Customer health isn’t just essential to help mitigate retention risk — it’s also essential to help drive meaningful customer expansion opportunities.

  • Healthy customers offer a wealth of opportunities for revenue growth and should be a primary focus in a difficult market.
  • Customer health scores should be used to measure relationship and impact. You can ask a range of questions rooted in these factors to gauge customer health.
  • Having data on where you stand with these two dimensions of customer health can help you improve the health of customers more effectively and ensure you retain them.
  • When looking to expand value for a healthy customer, first consider whether you sell (1) the same impact or a new one, and (2) to the same benefactor or someone new.

It’s not enough for customer success teams to make sure their customers are satisfied. Rather, their top priority should be to drive impact for customers and to ensure that the right stakeholders at the customer understand the impact being made. Impact is the secret to customer retention and expansion, and the way to formalize your focus on impact is through a Customer Health program.

Understanding your customer health is important in any market, though a challenging economy will greatly increase pressure to retain your client base. When it becomes harder to bring in new logos, retaining and growing your existing client base becomes even more critical. In the current market, customer health isn’t just essential to help mitigate risk — it’s also essential to help drive meaningful expansion opportunities.

In this GrowthBit, I’ll share the key dimensions for measuring customer health and how it can help you pursue revenue goals through customer retention and expansion.

Measuring customer health based on two dimensions: Relationship and Impact

Customer health isn’t a one-size-fits-all concept, and scoring it can involve a variety of factors, including measurable and intangible aspects of a customer relationship.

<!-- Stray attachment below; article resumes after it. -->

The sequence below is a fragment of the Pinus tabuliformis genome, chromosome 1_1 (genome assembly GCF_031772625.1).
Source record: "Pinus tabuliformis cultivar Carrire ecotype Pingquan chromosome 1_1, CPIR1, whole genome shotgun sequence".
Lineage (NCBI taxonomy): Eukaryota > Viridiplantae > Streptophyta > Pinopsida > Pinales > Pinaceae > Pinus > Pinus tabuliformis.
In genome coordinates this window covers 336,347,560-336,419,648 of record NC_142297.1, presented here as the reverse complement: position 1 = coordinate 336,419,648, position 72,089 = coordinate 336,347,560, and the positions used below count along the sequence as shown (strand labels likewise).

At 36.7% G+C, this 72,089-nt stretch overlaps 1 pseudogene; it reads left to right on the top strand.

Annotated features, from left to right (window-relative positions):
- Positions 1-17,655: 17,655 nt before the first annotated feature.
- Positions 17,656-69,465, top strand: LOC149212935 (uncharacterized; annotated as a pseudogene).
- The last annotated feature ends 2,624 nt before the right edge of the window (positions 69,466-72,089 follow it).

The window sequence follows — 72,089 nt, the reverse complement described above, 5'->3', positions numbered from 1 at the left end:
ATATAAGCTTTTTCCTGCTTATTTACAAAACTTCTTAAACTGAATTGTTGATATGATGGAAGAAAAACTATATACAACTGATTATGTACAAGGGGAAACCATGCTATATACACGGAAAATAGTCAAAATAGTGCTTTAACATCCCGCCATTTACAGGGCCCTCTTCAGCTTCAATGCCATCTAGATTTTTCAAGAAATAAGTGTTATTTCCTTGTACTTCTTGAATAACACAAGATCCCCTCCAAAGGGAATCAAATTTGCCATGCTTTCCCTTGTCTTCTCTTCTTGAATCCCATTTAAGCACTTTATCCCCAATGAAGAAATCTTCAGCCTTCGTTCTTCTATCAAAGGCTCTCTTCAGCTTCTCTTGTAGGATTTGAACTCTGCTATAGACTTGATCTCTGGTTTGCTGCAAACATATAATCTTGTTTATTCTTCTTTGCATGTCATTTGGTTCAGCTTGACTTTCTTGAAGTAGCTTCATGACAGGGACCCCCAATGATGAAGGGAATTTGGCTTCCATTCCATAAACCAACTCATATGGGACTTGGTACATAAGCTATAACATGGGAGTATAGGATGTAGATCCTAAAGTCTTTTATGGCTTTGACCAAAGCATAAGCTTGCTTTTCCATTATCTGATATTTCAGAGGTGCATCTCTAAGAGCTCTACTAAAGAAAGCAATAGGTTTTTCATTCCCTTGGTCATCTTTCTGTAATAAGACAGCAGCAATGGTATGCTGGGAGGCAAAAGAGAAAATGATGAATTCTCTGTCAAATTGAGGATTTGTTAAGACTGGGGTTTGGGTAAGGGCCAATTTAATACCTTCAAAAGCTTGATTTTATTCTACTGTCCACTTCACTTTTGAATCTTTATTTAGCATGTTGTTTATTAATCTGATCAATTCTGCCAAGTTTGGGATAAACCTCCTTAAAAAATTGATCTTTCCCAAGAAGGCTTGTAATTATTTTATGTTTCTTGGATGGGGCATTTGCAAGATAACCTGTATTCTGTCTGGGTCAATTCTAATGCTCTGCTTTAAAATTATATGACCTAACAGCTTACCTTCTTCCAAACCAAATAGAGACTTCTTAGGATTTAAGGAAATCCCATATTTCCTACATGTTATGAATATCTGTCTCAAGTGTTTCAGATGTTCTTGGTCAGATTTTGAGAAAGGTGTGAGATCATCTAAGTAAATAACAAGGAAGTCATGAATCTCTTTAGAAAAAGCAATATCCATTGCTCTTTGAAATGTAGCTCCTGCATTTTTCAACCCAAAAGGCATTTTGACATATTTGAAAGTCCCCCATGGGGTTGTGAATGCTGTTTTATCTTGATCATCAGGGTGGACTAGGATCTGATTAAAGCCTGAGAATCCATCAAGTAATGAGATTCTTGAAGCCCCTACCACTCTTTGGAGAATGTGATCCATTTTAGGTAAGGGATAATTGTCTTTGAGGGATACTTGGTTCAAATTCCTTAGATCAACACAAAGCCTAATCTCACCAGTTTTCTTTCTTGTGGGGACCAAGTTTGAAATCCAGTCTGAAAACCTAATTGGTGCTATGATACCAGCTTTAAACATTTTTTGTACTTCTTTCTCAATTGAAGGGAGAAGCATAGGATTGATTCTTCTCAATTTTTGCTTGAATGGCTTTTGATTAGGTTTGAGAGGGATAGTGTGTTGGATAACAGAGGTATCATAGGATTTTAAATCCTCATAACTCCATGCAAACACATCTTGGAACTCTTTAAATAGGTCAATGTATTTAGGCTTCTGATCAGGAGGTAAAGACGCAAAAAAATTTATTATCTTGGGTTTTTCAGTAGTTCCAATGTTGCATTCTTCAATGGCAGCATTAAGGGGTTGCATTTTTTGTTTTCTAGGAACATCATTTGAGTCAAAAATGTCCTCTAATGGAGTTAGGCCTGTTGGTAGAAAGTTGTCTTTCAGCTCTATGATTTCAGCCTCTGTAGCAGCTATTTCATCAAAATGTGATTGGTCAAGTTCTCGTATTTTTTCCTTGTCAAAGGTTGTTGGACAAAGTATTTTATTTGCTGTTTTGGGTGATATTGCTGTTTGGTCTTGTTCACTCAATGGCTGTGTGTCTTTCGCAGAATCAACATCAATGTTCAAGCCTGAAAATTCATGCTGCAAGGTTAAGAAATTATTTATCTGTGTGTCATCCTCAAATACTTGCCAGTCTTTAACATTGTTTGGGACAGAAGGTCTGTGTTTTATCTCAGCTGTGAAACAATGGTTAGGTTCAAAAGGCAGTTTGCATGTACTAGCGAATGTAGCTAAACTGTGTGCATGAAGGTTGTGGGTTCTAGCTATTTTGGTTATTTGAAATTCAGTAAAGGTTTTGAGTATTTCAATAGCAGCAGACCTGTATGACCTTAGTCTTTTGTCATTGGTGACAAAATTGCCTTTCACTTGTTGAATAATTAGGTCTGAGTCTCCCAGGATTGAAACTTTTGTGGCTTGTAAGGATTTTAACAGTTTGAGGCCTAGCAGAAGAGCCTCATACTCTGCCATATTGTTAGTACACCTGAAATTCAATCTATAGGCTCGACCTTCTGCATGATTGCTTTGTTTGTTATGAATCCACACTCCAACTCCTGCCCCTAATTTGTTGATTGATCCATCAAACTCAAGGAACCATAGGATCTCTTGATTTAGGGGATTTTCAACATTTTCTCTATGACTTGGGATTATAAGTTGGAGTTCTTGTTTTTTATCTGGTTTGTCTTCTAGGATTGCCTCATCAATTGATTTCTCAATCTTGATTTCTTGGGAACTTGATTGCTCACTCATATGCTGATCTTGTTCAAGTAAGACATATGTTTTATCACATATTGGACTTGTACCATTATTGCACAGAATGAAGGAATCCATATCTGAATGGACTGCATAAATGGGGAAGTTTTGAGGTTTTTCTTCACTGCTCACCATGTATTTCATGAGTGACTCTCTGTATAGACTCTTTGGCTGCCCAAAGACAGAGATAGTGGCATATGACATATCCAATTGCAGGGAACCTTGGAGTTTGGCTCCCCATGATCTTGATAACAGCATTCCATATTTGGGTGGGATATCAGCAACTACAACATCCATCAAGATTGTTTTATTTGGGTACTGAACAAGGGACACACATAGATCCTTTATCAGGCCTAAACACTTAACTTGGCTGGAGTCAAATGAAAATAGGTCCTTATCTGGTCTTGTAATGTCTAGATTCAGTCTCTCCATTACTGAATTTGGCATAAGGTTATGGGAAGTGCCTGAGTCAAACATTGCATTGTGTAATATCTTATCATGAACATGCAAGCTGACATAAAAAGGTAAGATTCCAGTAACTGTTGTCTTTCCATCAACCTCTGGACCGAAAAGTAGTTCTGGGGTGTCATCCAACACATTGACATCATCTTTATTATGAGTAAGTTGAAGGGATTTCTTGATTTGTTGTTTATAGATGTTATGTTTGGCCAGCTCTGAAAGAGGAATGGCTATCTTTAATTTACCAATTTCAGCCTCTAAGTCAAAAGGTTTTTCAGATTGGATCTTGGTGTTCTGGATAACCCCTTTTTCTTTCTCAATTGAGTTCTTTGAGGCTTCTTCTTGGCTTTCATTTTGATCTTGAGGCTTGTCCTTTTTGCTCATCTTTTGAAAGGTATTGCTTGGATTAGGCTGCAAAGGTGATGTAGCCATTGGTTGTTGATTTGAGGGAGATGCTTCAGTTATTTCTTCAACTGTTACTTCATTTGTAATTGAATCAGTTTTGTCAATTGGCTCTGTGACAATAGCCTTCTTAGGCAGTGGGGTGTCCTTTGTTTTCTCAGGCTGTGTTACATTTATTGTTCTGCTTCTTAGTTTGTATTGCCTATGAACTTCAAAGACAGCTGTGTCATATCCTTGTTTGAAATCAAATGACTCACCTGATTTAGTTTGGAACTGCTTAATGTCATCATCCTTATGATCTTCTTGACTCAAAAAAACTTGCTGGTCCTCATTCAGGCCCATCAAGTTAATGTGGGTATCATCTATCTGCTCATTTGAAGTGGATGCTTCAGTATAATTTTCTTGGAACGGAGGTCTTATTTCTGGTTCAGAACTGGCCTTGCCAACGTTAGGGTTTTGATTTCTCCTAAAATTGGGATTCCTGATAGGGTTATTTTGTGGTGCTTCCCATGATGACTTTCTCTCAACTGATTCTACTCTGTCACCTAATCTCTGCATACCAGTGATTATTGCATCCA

At the end of the day, customer health boils down to two core dimensions: relationship and impact.

Four Dimensions of Customer Health Diagram

First, you should seek to understand how well you’re maintaining a relationship with the customer, in terms of both depth and breadth. Do you have a strong connection with enough of the right types of people at client companies? Here are a few questions to ask yourself to test your client relationships:

  • Do we have a relationship with the key buyer personas our company has defined?
  • For each key buyer persona, would that contact agree with the statement “I make time for you, seek your advice, and you teach me how to think differently about my business?”
  • For each buyer persona, would they be able to articulate the business impact you’re creating for their organization?

Second, find ways to measure the impact of your product or service. Why did your customer purchase? What business impacts were they expecting to see as a return on their investment? Are you delivering on those expectations?

Incorporate ways to measure the value of your product for customers on the collective and individual levels. Evaluate the adoption and utilization the client has of your product and services. How does that utilization translate into business impact for your customer? If you don’t have impact data from your customer, present a hypothesis to them and get their reaction. This is a great way to start a valuable conversation around how they define success for your partnership.

Example Hypothesis: If you believe every time a user uses your product, they save ten minutes or get extra work done, apply their adoption to that assumption, and present the time savings hypothesis.

It can be tempting to oversimplify value to just utilization and adoption… you need to be clear about how the numbers translate into business impact.

How to build a customer health score